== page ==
Newchurch Village > History > Newchurch in WWII > Ground Crew at Newchurch

Ground Crew at Newchurch

Edward (Eddie) James Musselwhite

Eddie was born at Bermondsey in Londonon 18th June 1921, and then lived all of his childhood in nearby Kennington. When he started work it was at Jackson’s, the makers of Cossar Radios at Tooley Street in Bermondsey, where he also met his bride-to-be Margaret (Peg) Coakley, with the couple duly marrying in August 1942.

He was keen from the outset of the war to join the RAF, so when he did in March 1942 it was naturally as a Flight Mechanic (Wireless Engineer). He was sent to the New Zealand 486 Squadron, reporting to Kirton-in-Lindsey in Lincolnshire in March 1942. He then moved with them that year to Wittering in Sussex, then to North Weald and Malling in Kent, lastly that year to Tangmere in Hampshire through to early 1944. After that it was for a short time to Beaulieu in Hampshire, then briefly to Drem in Scotland and back via Castle Camp in Cambridgeshire to reach Newchurch in Kent during April 1944.

There then followed a brief sortie to Matlaske in Norfolk, before leaving in September for Grimbergen in Belgium in support of the Allied advance. After that they went to Volkel in Holland and three postings in Germany, before ending up near Copenhagen in Denmark from May to July 1945, then again to Germany before coming home.

After the war he worked for the London Electric Company for some years, later managing the Brent Tanner Garage at Wandsworth, but in 1975 the family relocated with a new job at Lansing Bagnall, the fork-lift truck maker, where he was Transport Manager through to retirement in 1986. Sadly, just before that Peg had passed away, so he took a part-time job with a Travel Agency run by a good friend, and also often accompanied parties of pensioners on the holidays they developed for them, indeed right through to his 90th birthday!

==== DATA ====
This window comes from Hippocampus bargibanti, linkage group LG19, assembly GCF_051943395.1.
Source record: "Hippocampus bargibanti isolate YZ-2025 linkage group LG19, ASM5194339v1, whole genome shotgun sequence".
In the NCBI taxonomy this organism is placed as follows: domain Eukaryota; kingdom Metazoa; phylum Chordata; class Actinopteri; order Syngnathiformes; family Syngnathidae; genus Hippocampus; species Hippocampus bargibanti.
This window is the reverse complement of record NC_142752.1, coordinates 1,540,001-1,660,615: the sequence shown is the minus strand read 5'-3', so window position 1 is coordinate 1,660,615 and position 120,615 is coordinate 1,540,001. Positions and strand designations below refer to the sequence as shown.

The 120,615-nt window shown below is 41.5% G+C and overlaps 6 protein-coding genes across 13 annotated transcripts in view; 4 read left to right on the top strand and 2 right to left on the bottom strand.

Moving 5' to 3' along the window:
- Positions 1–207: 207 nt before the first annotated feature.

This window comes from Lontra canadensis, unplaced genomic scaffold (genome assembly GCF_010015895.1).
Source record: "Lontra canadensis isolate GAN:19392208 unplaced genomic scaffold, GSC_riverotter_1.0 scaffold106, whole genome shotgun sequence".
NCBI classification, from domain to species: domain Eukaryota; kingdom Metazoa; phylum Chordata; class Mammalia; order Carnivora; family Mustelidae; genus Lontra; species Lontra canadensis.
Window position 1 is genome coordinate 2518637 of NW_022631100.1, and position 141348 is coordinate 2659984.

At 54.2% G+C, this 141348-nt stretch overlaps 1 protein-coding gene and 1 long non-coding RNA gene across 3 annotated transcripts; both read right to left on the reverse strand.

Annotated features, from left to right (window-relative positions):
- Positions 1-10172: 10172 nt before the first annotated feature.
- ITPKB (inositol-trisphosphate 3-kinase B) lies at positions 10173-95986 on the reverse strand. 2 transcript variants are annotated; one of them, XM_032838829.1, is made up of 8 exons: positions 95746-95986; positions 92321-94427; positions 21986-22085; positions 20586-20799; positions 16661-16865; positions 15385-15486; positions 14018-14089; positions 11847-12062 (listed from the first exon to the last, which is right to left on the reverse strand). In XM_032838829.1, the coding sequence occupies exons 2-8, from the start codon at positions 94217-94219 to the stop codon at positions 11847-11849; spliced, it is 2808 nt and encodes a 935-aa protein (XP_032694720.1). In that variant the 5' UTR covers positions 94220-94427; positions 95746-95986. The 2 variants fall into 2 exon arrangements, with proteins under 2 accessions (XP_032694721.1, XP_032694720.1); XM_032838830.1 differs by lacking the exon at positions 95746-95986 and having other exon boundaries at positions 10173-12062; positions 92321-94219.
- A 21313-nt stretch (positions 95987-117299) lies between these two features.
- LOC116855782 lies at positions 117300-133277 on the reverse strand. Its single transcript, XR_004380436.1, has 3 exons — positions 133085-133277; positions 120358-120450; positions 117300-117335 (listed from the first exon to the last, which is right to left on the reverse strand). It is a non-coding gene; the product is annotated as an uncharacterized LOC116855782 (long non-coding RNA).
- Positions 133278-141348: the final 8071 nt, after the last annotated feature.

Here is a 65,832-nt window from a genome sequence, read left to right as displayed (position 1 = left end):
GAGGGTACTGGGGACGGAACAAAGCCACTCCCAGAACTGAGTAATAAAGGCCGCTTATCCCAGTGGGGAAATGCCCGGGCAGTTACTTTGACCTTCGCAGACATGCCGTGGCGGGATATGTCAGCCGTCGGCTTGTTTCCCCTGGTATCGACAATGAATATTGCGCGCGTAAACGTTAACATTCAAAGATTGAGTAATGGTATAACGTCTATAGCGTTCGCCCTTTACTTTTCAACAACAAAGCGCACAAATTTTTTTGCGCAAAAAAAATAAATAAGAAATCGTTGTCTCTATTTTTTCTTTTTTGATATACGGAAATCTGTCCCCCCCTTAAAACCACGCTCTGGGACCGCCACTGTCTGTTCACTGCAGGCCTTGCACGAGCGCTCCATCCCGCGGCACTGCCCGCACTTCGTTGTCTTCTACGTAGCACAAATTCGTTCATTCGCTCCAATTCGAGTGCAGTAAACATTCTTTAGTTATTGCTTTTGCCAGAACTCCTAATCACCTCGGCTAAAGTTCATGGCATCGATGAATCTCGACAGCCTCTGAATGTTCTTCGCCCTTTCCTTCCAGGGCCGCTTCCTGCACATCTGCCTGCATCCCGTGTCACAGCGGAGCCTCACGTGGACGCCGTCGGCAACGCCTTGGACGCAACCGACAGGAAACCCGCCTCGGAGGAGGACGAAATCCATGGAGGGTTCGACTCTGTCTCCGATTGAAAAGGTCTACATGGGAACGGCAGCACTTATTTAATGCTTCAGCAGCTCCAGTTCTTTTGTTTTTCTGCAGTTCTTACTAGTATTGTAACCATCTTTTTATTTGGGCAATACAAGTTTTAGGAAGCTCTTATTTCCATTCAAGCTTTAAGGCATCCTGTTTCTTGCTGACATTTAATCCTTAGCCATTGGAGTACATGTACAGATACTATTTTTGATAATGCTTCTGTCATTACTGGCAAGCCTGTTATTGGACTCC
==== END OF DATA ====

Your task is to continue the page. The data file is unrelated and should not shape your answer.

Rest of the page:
Because of his wartime experiences he always said life should be lived to the full, and it was only after a fall on a holiday when 92 that he reluctantly agreed with his family to hang up his passport and forgo his annual jaunts to Spainor Morocco. He passed away in his 93rd year in March 2014, really quite fit and capable until a final short illness.

He and Aubrey Smith had joined 486 at the same time and remained in touch, as indeed did both of them with other members of the old squadron, even attending New Zealand reunions. It was therefore rather fitting that although only a very small English element in the squadron, Eddie was the penultimate survivor followed by his friend Aubrey.

              eddieaubrey-sm.jpg         Eddieand486squadron-sm.jpg
              Edward (Eddie) Musselwhite (on left)  with his friend and
486 SQN colleague Aubrey Smith
        Eddie Musselwhite with 486 Squadron

 

Photographs and story supplied by Eddie's nephew Paul Lacey 

Douglas Palmer

An RAF Ground Crew Member stationed at Newchurch in 1944

I was a young RAF ground crew member stationed at Newchurch through April-August 1944. Our living conditions were very Spartan, just tents in a field. Our main job was to deal with the V1 flying bombs. The V1 campaign started just after the ‘D Day’ invasion on June 6th and more or less ended in September when our armies overran the launching sites in France and Belgium.

Looking through some old correspondence I found the letter from Mr. Stickles, who I believe is the son of the farmer who owned the Newchurch Airfield. He said the occupants of the cottage damaged by the V1 who we helped from the cottage (I had jumped in the ditch at the time) were ‘Waggoner’ Will Punyer and his wife. I understand from Mr. Stickles he was a man of status in the village and his cottage was called ‘Black House’. He died in 1947 and his wife about ten years later. As a young lad of about ten Mr. Stickles watched us refuel and rearm the Tempest aircraft. 

Our Wing HQ was in the existing cottages on the east side of the road towards Oak Farm and our tented accommodation alongside the garden of the cottages, now the site of a house. We used the churchyard in the village for our motor transport depot and the airmens’ mess and cookhouse was in the farm buildings of Brooker’s Farm. An army gunsite was located at the north end of the airfield and we had several machine gun mountings near our tents for use against the V1s.

The Spitfire could only just keep up with a V1 but the Tempest, according to our Wing Commander Roland Beaumont, could make 530mph in a shallow dive. Roland did a very good job at Newchurch, keeping all the squadrons operational and ending up with the wing destroying 638 V1s. He went on to a career in test flying. Once he tried to break the altitude record during the time of ‘The Cold War’. The people on the ground were anxious to know the height he had attained, but  Beaumont was cagey as the Russians could have been listening in He just said “there’s no one else up here.”